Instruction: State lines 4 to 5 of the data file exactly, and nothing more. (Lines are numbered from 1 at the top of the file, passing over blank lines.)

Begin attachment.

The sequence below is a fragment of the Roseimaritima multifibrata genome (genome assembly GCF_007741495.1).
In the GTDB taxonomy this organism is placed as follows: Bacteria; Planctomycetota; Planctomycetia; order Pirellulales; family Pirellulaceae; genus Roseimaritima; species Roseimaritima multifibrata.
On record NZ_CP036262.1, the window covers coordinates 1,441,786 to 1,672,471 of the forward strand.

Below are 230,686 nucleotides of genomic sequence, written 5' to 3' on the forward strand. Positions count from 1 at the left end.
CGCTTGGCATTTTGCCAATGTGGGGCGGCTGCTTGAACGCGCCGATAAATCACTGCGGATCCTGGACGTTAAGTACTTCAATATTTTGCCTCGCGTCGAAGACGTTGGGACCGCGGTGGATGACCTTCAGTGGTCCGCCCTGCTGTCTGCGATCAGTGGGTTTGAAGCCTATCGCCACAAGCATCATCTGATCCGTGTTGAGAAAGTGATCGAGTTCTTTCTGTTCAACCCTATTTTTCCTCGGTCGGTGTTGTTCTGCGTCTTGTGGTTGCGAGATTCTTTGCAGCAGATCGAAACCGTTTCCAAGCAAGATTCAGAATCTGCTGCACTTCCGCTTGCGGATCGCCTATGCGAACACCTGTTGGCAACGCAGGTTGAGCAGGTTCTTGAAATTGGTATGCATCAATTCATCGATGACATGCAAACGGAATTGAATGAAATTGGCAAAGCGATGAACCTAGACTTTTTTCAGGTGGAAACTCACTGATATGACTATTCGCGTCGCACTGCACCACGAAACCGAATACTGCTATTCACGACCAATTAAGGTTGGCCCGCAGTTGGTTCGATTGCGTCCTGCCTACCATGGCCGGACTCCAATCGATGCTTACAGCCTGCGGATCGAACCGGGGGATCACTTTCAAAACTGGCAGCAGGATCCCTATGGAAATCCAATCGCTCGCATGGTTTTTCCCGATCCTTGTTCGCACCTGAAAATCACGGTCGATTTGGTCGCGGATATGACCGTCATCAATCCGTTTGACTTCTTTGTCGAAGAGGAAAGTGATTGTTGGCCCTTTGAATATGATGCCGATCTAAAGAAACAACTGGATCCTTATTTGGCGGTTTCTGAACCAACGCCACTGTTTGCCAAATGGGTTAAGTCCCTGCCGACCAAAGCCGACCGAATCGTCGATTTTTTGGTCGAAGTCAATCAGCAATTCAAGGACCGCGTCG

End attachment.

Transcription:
Below are 230,686 nucleotides of genomic sequence, written 5' to 3' on the forward strand. Positions count from 1 at the left end.
CGCTTGGCATTTTGCCAATGTGGGGCGGCTGCTTGAACGCGCCGATAAATCACTGCGGATCCTGGACGTTAAGTACTTCAATATTTTGCCTCGCGTCGAAGACGTTGGGACCGCGGTGGATGACCTTCAGTGGTCCGCCCTGCTGTCTGCGATCAGTGGGTTTGAAGCCTATCGCCACAAGCATCATCTGATCCGTGTTGAGAAAGTGATCGAGTTCTTTCTGTTCAACCCTATTTTTCCTCGGTCGGTGTTGTTCTGCGTCTTGTGGTTGCGAGATTCTTTGCAGCAGATCGAAACCGTTTCCAAGCAAGATTCAGAATCTGCTGCACTTCCGCTTGCGGATCGCCTATGCGAACACCTGTTGGCAACGCAGGTTGAGCAGGTTCTTGAAATTGGTATGCATCAATTCATCGATGACATGCAAACGGAATTGAATGAAATTGGCAAAGCGATGAACCTAGACTTTTTTCAGGTGGAAACTCACTGATATGACTATTCGCGTCGCACTGCACCACGAAACCGAATACTGCTATTCACGACCAATTAAGGTTGGCCCGCAGTTGGTTCGATTGCGTCCTGCCTACCATGGCCGGACTCCAATCGATGCTTACAGCCTGCGGATCGAACCGGGGGATCACTTTCAAAACTGGCAGCAGGATCCCTATGGAAATCCAATCGCTCGCATGGTTTTTCCCGATCCTTGTTCGCACCTGAAAATCACGGTCGATTTGGTCGCGGATATGACCGTCATCAATCCGTTTGACTTCTTTGTCGAAGAGGAAAGTGATTGTTGGCCCTTTGAATATGATGCCGATCTAAAGAAACAACTGGATCCTTATTTGGCGGTTTCTGAACCAACGCCACTGTTTGCCAAATGGGTTAAGTCCCTGCCGACCAAAGCCGACCGAATCGTCGATTTTTTGGTCGAAGTCAATCAGCAATTCAAGGACCGCGTCG